of novels and the Japan of history portray a people concerned mostly with
the moment: Have I been rude? Was my question improper? Did XYZ honor
or shame my family? Whether these temporal and terrestrial questions arise
from the country's history of Bhuddism and Shintoism, in which prayers
requested help for today rather than the distant future, I'm not certain.
I just know that this is just the way it is. And there's nothing wrong
Of course, that didn't stop
the Catholic church from proselytizing in fifteenth and sixteenth century
Japan, a theme explored several times to great success by Sushaku Endo,
himself a Catholic convert at the age of 11. His masterpiece, The Samurai,
tells the story of a low-ranking samurai and an ambitious Fransiscan priest
sent abroad to explore trade options with other countries. A series of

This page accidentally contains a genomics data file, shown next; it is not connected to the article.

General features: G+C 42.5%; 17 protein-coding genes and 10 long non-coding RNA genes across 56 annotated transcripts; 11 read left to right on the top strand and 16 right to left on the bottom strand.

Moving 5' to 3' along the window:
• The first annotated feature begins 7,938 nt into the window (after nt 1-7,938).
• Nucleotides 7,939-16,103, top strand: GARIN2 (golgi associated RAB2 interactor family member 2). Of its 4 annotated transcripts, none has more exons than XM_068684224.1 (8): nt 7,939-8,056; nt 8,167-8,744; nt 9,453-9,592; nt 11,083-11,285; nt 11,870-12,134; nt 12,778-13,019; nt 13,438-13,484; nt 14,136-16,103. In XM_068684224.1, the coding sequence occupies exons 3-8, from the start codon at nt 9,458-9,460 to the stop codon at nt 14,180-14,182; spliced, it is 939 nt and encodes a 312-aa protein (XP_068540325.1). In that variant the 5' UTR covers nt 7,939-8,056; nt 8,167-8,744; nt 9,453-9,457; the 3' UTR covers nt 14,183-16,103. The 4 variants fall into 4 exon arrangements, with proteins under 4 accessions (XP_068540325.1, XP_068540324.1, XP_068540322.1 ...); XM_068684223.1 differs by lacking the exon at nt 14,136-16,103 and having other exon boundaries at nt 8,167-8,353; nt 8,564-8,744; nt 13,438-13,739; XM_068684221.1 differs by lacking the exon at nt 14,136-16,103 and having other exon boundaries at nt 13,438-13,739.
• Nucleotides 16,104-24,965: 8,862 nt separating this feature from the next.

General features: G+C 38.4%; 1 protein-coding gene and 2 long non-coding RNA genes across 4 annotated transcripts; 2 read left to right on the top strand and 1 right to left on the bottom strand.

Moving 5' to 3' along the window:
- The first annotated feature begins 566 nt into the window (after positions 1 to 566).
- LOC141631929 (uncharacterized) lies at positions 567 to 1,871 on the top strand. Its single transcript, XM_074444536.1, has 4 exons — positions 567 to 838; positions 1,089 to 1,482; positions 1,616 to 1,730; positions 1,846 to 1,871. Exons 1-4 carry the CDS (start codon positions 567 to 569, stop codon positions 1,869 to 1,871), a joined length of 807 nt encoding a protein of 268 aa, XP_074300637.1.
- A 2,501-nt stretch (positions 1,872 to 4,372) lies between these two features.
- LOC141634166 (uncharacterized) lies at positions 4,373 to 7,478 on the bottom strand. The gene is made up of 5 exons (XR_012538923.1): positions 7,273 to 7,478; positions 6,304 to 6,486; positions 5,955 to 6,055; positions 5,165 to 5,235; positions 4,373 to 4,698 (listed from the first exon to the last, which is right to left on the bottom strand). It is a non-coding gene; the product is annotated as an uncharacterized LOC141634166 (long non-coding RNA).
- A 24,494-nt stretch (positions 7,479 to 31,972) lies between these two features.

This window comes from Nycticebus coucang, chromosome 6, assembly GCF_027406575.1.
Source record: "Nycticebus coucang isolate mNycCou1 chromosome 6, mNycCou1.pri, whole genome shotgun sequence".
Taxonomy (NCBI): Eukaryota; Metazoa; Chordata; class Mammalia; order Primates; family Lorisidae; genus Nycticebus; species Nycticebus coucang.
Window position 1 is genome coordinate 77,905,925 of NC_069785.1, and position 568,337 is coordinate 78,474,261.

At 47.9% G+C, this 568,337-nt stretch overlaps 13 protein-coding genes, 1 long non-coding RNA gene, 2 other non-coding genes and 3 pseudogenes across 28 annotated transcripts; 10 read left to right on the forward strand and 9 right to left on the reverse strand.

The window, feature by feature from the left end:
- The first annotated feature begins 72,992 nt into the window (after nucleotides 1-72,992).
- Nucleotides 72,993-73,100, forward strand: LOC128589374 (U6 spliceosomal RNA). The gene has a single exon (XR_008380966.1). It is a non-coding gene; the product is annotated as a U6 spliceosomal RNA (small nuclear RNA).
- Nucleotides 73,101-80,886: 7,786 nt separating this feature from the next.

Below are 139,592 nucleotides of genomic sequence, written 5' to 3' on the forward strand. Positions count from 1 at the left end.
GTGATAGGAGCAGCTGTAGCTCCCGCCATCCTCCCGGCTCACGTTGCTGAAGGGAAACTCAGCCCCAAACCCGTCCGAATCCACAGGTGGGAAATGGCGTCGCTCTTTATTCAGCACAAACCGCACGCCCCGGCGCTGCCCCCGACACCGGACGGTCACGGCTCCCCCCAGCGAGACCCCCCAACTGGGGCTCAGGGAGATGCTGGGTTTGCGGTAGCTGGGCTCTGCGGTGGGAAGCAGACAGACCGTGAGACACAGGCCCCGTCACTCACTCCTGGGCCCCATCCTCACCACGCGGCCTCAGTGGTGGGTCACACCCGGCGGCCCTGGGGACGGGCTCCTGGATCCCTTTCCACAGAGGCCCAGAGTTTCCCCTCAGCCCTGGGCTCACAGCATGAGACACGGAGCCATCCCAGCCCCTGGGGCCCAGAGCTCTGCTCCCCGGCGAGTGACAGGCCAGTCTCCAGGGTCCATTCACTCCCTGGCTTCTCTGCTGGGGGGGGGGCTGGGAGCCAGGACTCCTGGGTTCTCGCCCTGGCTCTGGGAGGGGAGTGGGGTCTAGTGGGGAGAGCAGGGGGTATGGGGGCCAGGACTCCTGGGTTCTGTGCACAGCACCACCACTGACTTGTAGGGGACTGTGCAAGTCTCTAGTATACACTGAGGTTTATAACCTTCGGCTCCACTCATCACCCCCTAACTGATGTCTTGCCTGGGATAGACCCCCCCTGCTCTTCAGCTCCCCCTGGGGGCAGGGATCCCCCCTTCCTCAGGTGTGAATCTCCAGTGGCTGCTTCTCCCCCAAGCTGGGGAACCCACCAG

unfortunate events of course follows, culmination in the execution of
both who, at the end of the day, simply wanted to do the right thing but
failed to fit in anyway. Kind of like Christ.
So Shusaku's project is this:
Finding out where Christ, or those like him - the beautiful loser - fits
in Japan. He finds in his characters a humanity other Japanese writers
do not, at least to the Western reader; he searches within them for their
own search for meaning, for purpose, for morality. He is empathetic to
them as well, but does tell it like it is. If his protagonist is persecuted,
or is goofy, then so be it. But he challenges the reader to find goodness
of a character others do not.
I think the man is a genius.
A fabulous writer. His combination of Japanese and Christian sensibilities
allows the reader to understand the conflict of the human condition better
than any Bible story can, because he can view them and unpack them from
two points of view. If you've not read any Japanese literature yet, I
would recommend that you start with Shusaku. -ed.